Project
Specs   Art   Space

Specs: The making of the Mustang

Time: Commissioned in 1992, artist Luis Jimenez worked on the largest sculpture of his career over a 14 year period. It is with regret that the sculpture was installed posthumously in February 2008.

Budget: Artist's commission: $300,000

Details: It was my great fortune to work with the enormously talented Luis Jimenez on the Mustang. Mr. Jimenez' hard work on this 32 foot tall sculpture was a great accomplishment.  Created in a traditional method, his hand is seen in the texturing of the surface as he hand modeled the clay layer by layer on top of hardware cloth, then fiberglassed to create the negative mold from which the sculpture would be cast again in fiberglass. 

Project team: Colleen Fanning, Art Program Manager, project manager from 2003 through 2007; Mimi Moore, Project Manager 1996-2002; Reggie Norman, Senior Architect; Frank Palumbo, Senior Engineer, DIA; Hana Rocek; Gordon Melin, DMJM Aviation.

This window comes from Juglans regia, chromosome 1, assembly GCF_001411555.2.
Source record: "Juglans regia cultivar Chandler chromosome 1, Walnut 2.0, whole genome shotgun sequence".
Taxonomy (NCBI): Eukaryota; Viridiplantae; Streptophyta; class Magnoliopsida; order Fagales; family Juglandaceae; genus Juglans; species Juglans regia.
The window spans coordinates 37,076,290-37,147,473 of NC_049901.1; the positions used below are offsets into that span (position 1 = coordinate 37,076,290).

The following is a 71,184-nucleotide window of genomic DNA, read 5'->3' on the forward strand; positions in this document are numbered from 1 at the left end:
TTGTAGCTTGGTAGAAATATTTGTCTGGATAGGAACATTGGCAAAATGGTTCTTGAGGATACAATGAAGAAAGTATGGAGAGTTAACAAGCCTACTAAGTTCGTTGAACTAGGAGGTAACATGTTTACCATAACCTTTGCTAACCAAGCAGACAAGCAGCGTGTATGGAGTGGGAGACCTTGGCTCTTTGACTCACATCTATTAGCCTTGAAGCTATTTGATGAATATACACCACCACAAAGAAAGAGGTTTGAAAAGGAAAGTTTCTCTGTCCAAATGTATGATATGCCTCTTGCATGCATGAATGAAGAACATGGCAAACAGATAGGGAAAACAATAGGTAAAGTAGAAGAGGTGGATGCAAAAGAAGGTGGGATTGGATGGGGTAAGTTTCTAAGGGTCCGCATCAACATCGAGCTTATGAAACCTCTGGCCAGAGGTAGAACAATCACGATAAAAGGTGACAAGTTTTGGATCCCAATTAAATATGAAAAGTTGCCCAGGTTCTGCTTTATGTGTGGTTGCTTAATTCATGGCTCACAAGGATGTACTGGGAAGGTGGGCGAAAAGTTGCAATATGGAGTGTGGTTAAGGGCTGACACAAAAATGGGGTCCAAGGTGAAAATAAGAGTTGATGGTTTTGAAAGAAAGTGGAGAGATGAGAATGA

Special thanks to William Kreysler and his staff at Kreysler and Associates.

Art

Mustang, Luis Jimenez

In 1992, Luis Jimenez was awarded a commission to create a site specific one-of-a-kind sculpture for the exterior landscape at Denver International Airport. Over ensuing years the artist worked to create one of the largest and important sculptures of his career. In February 2008, the sculpture was installed posthumously. The final painting of the Mustang was finished by the artists' sons in his studio in Hondo, NM.

Space: Eastern plains of Colorado

Mustang, Luis Jimenez

The exterior landscape of Denver International Airport was chosen by the artist and aviation planners. In the early 1990's the DIA Master Plan incorporated a bike path from downtown Denver to the airport. This path was to access both the Mustang and the Fenceline Artifacts (Sherry Wiggins and Buster Simpson), from Peña Blvd to the sculpture, but after the events of September 11, 2001, the plans were revised to comply with public safety efforts. The implied memory of the once free-roaming mustang on the Colorado eastern plains offers a romantic history of the landscape from days gone by. Oriented toward downtown Denver and Pikes Peak, this work of art is now best experienced on the drive to and from Peña Blvd.

The 32 ft tall fiberglass rearing Mustang has the scale to visually hold the viewers attention amidst the signage and more than 85,000 vehicles that use Peña blvd daily.